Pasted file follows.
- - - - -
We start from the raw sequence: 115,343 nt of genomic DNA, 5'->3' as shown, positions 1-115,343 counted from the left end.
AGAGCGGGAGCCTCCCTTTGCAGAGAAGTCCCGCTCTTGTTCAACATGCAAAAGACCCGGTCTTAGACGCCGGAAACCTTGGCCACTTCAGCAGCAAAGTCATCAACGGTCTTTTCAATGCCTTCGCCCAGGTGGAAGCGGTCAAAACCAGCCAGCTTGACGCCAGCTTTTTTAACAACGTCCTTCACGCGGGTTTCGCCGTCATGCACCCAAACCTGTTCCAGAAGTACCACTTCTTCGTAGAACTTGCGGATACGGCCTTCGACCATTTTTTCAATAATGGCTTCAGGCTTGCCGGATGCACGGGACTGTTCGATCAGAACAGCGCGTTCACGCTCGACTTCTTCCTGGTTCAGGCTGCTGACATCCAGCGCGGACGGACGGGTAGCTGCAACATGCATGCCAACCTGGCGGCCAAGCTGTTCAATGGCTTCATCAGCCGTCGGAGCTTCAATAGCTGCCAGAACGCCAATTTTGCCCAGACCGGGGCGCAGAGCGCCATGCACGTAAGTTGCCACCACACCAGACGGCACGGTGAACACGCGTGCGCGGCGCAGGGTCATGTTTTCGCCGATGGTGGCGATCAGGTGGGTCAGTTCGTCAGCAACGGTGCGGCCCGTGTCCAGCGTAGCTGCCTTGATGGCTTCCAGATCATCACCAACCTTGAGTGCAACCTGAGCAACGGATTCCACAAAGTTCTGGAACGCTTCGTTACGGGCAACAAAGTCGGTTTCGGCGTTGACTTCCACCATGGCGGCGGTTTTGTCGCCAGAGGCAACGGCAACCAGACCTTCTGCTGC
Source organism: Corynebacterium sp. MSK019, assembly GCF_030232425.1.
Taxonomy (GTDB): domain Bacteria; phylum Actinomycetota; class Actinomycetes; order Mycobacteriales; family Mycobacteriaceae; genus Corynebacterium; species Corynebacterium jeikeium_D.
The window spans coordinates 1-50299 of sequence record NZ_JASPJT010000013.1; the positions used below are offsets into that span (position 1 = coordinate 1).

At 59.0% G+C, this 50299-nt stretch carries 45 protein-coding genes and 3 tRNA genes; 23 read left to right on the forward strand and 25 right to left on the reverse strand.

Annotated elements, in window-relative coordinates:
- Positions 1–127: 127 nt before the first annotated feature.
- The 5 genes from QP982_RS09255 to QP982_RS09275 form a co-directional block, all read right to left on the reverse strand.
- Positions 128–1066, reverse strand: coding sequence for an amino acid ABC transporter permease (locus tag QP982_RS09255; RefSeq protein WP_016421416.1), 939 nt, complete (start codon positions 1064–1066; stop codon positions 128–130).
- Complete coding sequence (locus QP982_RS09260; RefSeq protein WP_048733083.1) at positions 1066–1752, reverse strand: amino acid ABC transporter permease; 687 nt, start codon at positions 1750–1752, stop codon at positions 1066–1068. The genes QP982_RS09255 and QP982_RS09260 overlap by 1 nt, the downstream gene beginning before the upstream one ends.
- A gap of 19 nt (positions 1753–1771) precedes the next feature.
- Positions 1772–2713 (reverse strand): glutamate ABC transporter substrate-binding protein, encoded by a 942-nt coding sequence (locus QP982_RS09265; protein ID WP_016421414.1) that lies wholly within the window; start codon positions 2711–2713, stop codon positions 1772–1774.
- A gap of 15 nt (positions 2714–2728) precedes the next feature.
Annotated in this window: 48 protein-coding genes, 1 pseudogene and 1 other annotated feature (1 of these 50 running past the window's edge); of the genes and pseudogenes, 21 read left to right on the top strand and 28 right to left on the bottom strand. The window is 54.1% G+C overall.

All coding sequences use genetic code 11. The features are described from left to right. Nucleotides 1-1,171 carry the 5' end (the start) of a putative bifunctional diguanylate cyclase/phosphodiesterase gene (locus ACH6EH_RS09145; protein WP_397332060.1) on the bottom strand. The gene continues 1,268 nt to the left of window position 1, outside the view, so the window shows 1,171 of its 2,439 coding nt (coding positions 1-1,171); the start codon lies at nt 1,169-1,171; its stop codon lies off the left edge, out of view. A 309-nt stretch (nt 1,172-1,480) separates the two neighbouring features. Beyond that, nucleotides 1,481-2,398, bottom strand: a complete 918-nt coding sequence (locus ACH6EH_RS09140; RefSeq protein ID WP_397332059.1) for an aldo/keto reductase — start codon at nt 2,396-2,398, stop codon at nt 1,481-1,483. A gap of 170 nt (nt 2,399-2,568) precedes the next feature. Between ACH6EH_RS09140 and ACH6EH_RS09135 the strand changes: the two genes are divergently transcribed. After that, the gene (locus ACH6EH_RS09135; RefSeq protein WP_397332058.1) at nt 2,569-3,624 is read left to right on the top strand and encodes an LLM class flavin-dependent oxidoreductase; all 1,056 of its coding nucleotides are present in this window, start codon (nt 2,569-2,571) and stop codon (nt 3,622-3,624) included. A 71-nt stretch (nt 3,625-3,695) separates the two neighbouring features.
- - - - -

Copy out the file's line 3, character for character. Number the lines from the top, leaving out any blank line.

Source organism: Corynebacterium sp. MSK019, assembly GCF_030232425.1.